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Zero Trust

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Zero Trust

In today’s hyper-connected world, implementing a zero trust security framework is the ultimate security goal for many organizations.


A zero trust framework sits at the heart of operating models for a growing number of businesses, as cloud-based applications, remote working and a proliferation of devices increase the cyber risks companies face.


recent survey cited cyberattacks and data breaches as the top risk among North American businesses. Implementing a zero trust architecture can make all the difference in shoring up your cybersecurity strategy against a wide range of threats.



What Is a Zero Trust Framework? 

At its most simple, a zero trust framework is exactly that: it extends zero trust to all users within a system. This framework requires that all users inside and outside the organization must be authorized, authenticated and continuously validated. How an organization completes this process can vary, but the goal is always to ensure that only verified users have access to company systems. 


Though zero trust is a priority for most organizations, gaining consensus on a definition can be challenging. The UK’s National Cyber Security Centre notes, “Zero trust means many different things to many different people.” How an organization builds its zero trust framework might depend on its security objectives, but most incorporate a “least privileged access ethos.” The principle of least privilege ensures employees have access to only the resources they need to do their job and nothing more.  


Why Is Zero Trust Important? 

Zero trust is the first line of defense against entities that may wish the organization harm. Under zero trust, users are treated as hostile until proven otherwise. This creates a secure environment within the company’s system, no matter where employees login or which devices they use. 

While zero trust does not mean zero breach, it does limit how widespread those breaches are. This saves companies money by making clean-up faster and easier, and ultimately reducing the amount of valuable time and data lost to a breach. 


Effective cybersecurity can also be part of regulations, which means organizations need to implement protections in order to remain compliant; zero trust is the most effective way to ensure compliance.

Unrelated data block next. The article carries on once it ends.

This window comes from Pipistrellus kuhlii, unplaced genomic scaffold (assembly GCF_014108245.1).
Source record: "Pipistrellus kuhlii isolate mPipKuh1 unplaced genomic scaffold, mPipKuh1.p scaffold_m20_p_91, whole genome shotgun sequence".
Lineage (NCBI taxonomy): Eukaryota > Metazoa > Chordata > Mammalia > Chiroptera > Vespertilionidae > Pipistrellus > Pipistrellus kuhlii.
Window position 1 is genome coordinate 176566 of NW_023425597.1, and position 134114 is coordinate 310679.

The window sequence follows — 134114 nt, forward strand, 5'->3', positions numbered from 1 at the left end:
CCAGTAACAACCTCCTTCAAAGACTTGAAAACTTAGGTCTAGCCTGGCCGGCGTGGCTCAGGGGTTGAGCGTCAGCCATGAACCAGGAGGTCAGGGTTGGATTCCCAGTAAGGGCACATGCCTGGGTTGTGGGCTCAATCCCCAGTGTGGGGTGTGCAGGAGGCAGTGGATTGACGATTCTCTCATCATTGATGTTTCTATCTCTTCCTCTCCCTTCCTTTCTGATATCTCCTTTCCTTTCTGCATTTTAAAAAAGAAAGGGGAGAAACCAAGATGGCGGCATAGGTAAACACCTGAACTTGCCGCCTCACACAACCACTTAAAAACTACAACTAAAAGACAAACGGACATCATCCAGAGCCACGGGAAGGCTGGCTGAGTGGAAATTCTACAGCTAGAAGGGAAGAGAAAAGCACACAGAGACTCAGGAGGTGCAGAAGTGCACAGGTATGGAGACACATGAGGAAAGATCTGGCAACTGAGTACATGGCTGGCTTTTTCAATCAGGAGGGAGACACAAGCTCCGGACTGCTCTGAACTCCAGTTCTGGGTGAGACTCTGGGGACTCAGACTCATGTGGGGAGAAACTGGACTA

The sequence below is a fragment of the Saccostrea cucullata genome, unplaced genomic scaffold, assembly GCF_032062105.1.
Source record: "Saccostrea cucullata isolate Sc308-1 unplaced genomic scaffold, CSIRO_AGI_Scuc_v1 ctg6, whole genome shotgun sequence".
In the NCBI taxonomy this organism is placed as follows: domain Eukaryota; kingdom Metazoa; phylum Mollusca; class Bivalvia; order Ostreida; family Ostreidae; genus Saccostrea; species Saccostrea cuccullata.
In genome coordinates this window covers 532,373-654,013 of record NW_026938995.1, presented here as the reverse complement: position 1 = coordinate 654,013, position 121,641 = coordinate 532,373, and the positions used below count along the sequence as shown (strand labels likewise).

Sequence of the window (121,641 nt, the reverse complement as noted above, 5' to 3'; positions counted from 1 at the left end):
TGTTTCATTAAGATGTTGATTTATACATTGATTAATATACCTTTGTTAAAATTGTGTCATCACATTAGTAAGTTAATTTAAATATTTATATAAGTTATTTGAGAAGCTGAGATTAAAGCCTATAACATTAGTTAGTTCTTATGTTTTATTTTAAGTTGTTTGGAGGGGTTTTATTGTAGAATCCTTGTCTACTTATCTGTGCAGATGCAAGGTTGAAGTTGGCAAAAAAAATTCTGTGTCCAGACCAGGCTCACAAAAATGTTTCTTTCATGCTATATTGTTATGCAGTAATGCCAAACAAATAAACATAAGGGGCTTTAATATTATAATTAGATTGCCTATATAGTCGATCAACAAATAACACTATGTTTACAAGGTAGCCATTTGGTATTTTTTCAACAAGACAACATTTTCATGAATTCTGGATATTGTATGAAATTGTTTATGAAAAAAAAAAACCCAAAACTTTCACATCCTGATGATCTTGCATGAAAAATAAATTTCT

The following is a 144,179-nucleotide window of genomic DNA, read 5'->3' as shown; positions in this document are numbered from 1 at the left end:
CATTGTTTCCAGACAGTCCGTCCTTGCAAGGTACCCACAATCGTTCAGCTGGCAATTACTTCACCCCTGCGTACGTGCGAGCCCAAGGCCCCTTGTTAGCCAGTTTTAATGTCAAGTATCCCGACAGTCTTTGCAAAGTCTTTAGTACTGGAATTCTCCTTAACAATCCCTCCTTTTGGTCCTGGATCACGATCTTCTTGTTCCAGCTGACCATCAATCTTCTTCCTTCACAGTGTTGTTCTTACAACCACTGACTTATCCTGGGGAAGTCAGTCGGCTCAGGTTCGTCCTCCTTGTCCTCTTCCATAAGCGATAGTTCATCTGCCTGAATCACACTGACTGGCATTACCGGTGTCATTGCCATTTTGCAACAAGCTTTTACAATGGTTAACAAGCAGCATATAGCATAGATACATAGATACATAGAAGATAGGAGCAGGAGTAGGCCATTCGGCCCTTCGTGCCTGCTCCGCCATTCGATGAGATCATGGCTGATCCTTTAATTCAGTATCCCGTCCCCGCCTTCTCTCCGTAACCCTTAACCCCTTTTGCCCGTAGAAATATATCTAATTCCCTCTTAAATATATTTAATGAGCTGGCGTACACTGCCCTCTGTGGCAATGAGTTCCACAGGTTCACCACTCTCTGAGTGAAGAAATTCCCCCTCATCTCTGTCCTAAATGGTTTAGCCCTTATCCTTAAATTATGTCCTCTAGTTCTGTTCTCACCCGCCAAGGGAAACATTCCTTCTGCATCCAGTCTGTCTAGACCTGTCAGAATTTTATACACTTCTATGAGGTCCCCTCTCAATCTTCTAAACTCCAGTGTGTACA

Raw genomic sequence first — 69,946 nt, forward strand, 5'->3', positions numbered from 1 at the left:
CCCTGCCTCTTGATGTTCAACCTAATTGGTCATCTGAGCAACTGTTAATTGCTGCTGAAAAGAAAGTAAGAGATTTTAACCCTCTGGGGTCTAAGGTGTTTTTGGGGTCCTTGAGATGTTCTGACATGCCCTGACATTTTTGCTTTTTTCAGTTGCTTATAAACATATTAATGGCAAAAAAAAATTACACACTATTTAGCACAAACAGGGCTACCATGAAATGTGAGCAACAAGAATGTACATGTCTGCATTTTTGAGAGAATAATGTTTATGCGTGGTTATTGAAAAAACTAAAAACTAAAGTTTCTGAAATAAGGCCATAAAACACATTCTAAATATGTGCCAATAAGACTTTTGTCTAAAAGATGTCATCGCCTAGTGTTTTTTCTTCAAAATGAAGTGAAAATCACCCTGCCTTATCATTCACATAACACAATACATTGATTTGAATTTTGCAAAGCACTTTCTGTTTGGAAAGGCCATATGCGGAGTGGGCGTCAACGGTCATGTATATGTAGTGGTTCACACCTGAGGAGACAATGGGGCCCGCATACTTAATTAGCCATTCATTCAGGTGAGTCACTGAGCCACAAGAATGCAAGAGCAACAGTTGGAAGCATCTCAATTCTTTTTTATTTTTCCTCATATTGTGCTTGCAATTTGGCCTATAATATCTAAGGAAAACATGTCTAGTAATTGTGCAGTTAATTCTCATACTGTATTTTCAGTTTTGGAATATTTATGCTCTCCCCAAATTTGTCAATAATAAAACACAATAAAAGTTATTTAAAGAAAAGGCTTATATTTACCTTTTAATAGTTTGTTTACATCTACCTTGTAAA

NIST SP 800-207 and Zero Trust Architecture

The National Institute of Standards and Technology (NIST) released NIST SP 800-207, a set of guidelines that helps organizations define zero trust and zero trust architecture. Not only does this publication describe what zero trust is, it also helps establish a systematic approach to implementation.


NIST states on their website, "Zero trust (ZT) is the term for an evolving set of cybersecurity paradigms that move defenses from static, network-based perimeters to focus on users, assets, and resources."


Ultimately, NIST SP 800-207 is a set of principles - rather than a detailed framework - that can help to steer your organization to more enhanced cybersecurity protocols. We discuss the concepts and principles of zero trust architecture below.


What Are the Three Main Concepts of Zero Trust? 

Creating a zero trust environment may sound daunting, but it’s quite simple. Secure systems should include three zero trust components: verify users, validate devices and limit access. When implemented effectively, these become second nature to a system’s security. 


1. Validate Users

When systems verify users, they’re making sure that users are who they say they are. Though single-sign on (SSO) is still the gold standard for many organizations, it also creates vulnerabilities. Employees only have to remember one password to access multiple platforms, which can create extensive damage if those access-laden credentials are compromised. 


However, when paired with multi-factor authentication (MFA), SSO can provide convenient-yet-secure access to company systems. MFA layers SSO with additional verification through tools like authentication apps, texts or phone calls. This can still become burdensome for employees, so the best systems will utilize machine learning to flag when a user’s behavior deviates from the norm and prompt them for another round of verification.  


2. Validate Devices

Most devices have some access protections, whether that’s a password, a passcode or even a fingerprint. But this should still be layered with MFA for the device to ensure that the device is secure enough to access the system. 


Ideally, device passwords should be MFA-supported but should also include some level of device management, meaning the system should check that the device has the proper security protocols, like a firewall. This could involve validating whether the device is connected to a secure network (e.g., logging on at home or from an unsecured public network) or verifying that the device is using a secure browser. 


3.Limit Access

Even with MFA and device management, system access shouldn’t be a free-for-all. All users don’t need access to all parts of the system. Intelligently limiting access means granting entry to the systems employees need to be productive while restricting access to the systems they may not need. 


This requires understanding what level of access an employee needs to do their job and ensuring that their device and accounts are correctly configured. Organizations also need to be able to shift access if the employee changes roles or revoke access if they leave the organization. 


Zero Trust Principles

To implement a zero trust framework, we need an understanding of zero trust principles.